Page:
But the expense and complexity of streak cameras and amphibious autocorrelation techniques will probably restrict their use to the laboratory setting. Streak cameras are uniquely capable of quickly recording the time evolution of a one-dimensional intensity variation and will continue to be used for picosecond chemisty and other similar applications. Because of their sophistication, the use of advanced autocorrelation techniques such as FROG and TADPOLE will probably be restricted to those laboratories interested in obtaining shorter pulses from modelocked lasers and/or looking at very fast nonlinear optical processes.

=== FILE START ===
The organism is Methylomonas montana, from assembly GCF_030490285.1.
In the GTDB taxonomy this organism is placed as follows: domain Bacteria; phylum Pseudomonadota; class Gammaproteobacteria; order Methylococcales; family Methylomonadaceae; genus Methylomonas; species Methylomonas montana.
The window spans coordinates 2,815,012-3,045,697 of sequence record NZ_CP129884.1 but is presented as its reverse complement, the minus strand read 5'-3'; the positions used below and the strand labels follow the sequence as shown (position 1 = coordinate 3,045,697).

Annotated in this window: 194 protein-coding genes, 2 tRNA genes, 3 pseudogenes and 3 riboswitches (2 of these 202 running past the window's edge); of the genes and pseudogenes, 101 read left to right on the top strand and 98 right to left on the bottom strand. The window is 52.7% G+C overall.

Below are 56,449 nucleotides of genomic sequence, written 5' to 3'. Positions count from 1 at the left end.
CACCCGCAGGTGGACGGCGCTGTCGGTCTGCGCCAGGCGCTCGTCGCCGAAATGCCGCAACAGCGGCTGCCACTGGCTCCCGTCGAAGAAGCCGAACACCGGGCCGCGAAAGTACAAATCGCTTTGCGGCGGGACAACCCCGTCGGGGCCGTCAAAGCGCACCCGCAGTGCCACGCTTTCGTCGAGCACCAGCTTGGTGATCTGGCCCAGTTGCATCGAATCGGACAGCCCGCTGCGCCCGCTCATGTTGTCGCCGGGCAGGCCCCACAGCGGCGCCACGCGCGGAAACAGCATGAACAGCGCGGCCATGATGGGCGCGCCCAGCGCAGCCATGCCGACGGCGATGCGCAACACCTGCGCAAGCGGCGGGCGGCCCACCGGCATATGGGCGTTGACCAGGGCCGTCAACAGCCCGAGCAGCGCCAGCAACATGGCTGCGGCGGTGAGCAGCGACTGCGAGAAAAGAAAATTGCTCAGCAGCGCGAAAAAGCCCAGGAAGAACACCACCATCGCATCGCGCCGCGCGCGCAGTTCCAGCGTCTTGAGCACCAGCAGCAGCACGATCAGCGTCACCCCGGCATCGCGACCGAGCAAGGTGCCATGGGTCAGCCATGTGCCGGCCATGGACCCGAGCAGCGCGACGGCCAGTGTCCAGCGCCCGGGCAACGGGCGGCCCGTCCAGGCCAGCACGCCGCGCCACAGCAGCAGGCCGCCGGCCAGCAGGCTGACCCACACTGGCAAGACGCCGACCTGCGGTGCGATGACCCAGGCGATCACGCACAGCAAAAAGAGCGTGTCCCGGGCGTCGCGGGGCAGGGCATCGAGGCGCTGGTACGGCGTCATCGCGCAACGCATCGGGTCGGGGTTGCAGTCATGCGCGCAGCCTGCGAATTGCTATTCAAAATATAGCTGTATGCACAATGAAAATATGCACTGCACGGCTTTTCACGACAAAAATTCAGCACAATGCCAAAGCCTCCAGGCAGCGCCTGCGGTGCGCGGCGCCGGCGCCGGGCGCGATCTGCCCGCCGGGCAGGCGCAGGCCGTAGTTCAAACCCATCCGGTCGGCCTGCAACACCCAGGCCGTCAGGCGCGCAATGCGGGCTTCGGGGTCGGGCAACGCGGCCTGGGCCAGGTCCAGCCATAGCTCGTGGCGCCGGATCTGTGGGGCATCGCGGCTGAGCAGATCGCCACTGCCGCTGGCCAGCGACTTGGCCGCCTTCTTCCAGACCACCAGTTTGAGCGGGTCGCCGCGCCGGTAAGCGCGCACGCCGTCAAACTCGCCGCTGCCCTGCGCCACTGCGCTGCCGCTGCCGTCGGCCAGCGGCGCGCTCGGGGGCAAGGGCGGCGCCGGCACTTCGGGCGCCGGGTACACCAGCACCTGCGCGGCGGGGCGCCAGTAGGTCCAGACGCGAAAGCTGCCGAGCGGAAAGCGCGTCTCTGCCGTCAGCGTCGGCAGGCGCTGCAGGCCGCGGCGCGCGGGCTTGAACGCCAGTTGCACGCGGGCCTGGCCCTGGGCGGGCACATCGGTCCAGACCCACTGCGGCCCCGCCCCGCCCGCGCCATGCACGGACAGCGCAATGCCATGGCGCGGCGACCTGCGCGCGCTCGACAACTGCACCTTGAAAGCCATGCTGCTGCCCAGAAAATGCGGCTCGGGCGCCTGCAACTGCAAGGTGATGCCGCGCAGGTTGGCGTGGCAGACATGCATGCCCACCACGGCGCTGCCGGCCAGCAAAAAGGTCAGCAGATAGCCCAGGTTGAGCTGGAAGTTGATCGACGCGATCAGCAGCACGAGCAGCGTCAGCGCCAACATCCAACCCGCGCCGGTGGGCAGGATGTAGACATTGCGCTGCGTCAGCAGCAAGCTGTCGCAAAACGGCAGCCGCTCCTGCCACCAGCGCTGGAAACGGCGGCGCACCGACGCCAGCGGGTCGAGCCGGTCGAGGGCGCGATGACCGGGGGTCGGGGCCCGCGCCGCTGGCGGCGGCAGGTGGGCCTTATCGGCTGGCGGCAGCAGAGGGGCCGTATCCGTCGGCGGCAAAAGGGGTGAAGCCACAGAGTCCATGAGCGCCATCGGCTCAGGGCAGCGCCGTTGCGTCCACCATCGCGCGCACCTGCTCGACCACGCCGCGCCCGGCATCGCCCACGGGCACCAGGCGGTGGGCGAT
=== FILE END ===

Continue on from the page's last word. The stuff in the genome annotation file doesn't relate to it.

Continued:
Overall, the use of ultrafast detection techniques can be expected to grow as modelocked sources continue to be developed. While the time scale and magnitude of this growth are difficult to estimate, those working on the development of ultrafast sources are predicting that there will be significant future markets for their technology.5 


The author wishes to thank Eric van Stryland and Peter Delfyett of the Center for Research and Education in Optics and Lasers at the University of Central Florida for their informed technical input.


1. W. Kaiser, Ed. Ultrashort Laser Pulses and Applications, Springer-Verlag, New York (1988).

2. Y. Chen et al., Appl. Phys. Lett. 59, 1984 (1991).

3. R. Trebino and D. J. Kane, JOSA A 11, 2429 (1993).

4. G. Taft et al., Opt. Lett., 20, 743 (1995).

5. Wayne Knox, Laser Focus World 32(6), 135 (June 1996).

About the Author

G. J. Dixon | Contributing Editor

G. J. Dixon was a Contributing Editor for Laser Focus World.